Adequate sleep is crucial for students to maintain the best possible performance in the classroom. However, a natural biological tendency among teenagers to stay up later in the evening combined with early morning start times at most schools can result in a lack of sleep among middle and high school students that can impact their classroom performance. Research has shown that various properties of indoor lighting can influence the human cycle of sleep and wakefulness, known as circadian rhythm. This Partnerships for Innovation: Building Innovation Capacity (PFI:BIC) project from Brown University aims to better understand those light properties and design a dynamic, intelligent lighting system that can effectively shift the circadian phase of students to help them remain alert and focused during the school day.
The project aspires to advance smart lighting by developing a wireless networked biophilic lighting system that will deliver lighting tunable in terms of spectral band(s), intensity, directionality, duration, and season. An essential first step will be to determine the efficacy of this system in suppressing the production of melatonin, a hormone that mediates the circadian cycle. Working with Digital Lumens, the team members will design and integrate several of these wirelessly networked LED systems that are equipped with sensors and actuators. They will then test them in the Sleep Labs of Brown University/Bradley Hospital, via the monitoring and control of the lighting conditions, and analyze the physiological responses in real time. The "prescriptions", in the form of control algorithms and wireless networked control and sensor modules, will be the basis for field-tests in a local school, conducted in cooperation with school administrators, teachers, parents, and students.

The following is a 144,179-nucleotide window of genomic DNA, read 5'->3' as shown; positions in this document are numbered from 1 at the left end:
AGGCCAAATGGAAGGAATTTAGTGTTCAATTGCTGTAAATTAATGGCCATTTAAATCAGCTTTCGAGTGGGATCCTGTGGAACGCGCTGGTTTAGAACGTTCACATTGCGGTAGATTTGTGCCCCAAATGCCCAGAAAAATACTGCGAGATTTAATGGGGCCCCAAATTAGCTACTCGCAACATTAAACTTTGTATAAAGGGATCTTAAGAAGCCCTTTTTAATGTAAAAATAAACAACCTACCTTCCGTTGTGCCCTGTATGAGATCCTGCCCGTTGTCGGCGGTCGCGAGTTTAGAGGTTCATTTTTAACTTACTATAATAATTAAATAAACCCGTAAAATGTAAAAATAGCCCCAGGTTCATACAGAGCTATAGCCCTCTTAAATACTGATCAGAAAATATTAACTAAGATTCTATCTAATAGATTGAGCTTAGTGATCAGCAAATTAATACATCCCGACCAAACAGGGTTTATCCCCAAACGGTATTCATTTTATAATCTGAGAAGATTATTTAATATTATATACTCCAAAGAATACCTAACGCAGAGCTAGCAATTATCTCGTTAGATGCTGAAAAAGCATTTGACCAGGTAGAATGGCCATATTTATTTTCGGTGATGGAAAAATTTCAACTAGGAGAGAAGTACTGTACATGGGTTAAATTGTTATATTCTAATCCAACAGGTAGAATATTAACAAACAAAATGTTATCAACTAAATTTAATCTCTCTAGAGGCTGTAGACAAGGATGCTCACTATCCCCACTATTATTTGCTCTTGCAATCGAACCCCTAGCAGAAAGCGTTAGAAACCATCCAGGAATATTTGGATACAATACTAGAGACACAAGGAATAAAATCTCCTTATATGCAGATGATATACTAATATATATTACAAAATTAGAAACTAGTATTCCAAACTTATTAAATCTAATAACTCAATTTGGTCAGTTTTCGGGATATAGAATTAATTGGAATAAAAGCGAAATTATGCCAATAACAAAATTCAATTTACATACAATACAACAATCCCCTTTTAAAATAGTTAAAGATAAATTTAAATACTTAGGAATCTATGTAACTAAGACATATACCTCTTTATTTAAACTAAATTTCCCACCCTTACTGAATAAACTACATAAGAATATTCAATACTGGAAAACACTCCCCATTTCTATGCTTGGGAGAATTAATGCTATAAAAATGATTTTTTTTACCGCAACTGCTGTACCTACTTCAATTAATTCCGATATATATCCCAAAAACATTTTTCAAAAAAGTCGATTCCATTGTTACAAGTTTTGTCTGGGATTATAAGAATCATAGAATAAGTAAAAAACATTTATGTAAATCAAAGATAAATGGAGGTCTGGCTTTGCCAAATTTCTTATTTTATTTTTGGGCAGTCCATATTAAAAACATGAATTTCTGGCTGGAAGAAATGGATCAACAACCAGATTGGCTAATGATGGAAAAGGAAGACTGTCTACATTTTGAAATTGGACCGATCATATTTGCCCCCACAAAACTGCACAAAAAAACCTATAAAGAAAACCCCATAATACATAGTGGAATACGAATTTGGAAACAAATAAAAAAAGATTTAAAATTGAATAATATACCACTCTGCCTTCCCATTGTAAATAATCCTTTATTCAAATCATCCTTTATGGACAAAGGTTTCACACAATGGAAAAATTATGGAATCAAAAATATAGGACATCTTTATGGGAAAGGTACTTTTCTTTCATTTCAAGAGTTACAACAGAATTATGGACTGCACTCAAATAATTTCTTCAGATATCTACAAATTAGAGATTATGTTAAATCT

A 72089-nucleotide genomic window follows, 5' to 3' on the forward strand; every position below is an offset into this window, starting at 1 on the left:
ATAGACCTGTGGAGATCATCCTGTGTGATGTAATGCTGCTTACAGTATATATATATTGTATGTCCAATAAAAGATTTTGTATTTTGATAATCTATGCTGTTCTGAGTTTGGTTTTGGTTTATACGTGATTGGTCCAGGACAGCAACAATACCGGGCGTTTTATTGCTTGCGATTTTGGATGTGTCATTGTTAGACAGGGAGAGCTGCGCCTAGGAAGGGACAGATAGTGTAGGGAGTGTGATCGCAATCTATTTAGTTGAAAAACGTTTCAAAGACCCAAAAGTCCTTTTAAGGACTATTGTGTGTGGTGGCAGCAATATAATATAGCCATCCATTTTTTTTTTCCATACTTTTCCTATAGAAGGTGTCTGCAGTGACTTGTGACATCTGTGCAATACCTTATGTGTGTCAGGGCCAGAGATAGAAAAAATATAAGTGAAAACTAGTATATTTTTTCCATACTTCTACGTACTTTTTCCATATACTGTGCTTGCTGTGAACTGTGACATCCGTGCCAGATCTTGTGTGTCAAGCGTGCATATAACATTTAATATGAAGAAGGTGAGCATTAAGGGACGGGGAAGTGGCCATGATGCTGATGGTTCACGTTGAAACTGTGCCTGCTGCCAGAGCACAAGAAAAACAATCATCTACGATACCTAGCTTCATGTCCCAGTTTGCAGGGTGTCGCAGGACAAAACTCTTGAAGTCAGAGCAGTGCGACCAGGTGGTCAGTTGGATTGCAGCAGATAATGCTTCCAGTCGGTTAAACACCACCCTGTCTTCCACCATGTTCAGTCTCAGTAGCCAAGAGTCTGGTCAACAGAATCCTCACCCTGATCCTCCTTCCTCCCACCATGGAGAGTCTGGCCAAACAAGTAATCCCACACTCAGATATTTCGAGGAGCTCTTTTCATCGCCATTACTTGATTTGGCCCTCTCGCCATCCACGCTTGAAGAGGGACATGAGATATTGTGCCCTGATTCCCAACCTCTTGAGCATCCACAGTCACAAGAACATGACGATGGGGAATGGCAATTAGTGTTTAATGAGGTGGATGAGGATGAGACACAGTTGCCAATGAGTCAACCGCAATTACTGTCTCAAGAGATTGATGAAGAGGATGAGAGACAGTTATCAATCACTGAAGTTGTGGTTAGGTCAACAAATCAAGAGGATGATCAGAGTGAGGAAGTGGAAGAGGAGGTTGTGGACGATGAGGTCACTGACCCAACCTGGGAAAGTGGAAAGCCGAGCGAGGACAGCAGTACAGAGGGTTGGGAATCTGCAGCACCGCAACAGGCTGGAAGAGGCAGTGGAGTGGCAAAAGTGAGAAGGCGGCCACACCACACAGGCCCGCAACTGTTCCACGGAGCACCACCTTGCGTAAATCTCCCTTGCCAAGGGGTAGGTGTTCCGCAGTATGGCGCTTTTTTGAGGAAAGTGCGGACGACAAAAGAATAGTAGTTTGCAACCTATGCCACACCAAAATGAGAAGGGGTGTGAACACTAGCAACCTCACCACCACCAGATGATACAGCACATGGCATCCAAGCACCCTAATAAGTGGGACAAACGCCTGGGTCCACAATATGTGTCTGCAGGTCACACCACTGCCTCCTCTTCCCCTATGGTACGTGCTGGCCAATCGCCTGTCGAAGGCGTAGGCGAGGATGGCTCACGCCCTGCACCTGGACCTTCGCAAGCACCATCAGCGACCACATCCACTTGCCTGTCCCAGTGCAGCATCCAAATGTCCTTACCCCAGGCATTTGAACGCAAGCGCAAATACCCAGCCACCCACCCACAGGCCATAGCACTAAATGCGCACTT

The project will be undertaken by an interdisciplinary collaboration between the laboratories of Professor Jimmy Xu, from Brown University's School of Engineering, and Professor Mary Carskadon, from the Department of Psychiatry and Human Behavior at Brown University's Warren Alpert Medical School. The industrial partner is Digital Lumens (Boston, MA), a small business pioneer in the development and implementation of next-generation LED lighting solutions.